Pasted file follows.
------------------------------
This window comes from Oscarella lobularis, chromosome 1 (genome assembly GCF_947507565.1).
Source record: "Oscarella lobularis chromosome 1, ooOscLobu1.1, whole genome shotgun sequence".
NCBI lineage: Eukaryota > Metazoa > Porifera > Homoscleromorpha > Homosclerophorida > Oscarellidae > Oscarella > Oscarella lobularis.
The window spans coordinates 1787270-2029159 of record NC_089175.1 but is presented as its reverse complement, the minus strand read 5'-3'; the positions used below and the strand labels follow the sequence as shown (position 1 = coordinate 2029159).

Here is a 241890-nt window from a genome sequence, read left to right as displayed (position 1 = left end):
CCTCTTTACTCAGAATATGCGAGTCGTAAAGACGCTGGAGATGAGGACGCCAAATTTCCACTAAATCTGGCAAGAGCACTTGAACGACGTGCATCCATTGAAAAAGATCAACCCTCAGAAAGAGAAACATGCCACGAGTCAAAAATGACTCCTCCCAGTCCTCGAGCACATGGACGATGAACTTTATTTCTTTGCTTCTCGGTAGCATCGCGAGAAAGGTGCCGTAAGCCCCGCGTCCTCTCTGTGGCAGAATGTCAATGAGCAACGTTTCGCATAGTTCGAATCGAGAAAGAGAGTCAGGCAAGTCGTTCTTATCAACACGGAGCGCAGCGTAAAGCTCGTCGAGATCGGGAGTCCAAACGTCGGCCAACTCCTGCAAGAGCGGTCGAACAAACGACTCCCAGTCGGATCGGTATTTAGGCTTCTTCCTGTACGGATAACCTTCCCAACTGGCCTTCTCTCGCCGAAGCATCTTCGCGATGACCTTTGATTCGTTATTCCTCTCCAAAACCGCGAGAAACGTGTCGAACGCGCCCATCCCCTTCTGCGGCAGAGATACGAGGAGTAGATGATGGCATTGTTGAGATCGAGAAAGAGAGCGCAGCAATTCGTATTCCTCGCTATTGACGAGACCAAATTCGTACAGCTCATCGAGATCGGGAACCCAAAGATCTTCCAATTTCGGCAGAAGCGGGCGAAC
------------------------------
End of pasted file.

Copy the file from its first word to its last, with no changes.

This window comes from Oscarella lobularis, chromosome 1 (genome assembly GCF_947507565.1).
Source record: "Oscarella lobularis chromosome 1, ooOscLobu1.1, whole genome shotgun sequence".
NCBI lineage: Eukaryota > Metazoa > Porifera > Homoscleromorpha > Homosclerophorida > Oscarellidae > Oscarella > Oscarella lobularis.
The window spans coordinates 1787270-2029159 of record NC_089175.1 but is presented as its reverse complement, the minus strand read 5'-3'; the positions used below and the strand labels follow the sequence as shown (position 1 = coordinate 2029159).

Here is a 241890-nt window from a genome sequence, read left to right as displayed (position 1 = left end):
CCTCTTTACTCAGAATATGCGAGTCGTAAAGACGCTGGAGATGAGGACGCCAAATTTCCACTAAATCTGGCAAGAGCACTTGAACGACGTGCATCCATTGAAAAAGATCAACCCTCAGAAAGAGAAACATGCCACGAGTCAAAAATGACTCCTCCCAGTCCTCGAGCACATGGACGATGAACTTTATTTCTTTGCTTCTCGGTAGCATCGCGAGAAAGGTGCCGTAAGCCCCGCGTCCTCTCTGTGGCAGAATGTCAATGAGCAACGTTTCGCATAGTTCGAATCGAGAAAGAGAGTCAGGCAAGTCGTTCTTATCAACACGGAGCGCAGCGTAAAGCTCGTCGAGATCGGGAGTCCAAACGTCGGCCAACTCCTGCAAGAGCGGTCGAACAAACGACTCCCAGTCGGATCGGTATTTAGGCTTCTTCCTGTACGGATAACCTTCCCAACTGGCCTTCTCTCGCCGAAGCATCTTCGCGATGACCTTTGATTCGTTATTCCTCTCCAAAACCGCGAGAAACGTGTCGAACGCGCCCATCCCCTTCTGCGGCAGAGATACGAGGAGTAGATGATGGCATTGTTGAGATCGAGAAAGAGAGCGCAGCAATTCGTATTCCTCGCTATTGACGAGACCAAATTCGTACAGCTCATCGAGATCGGGAACCCAAAGATCTTCCAATTTCGGCAGAAGCGGGCGAAC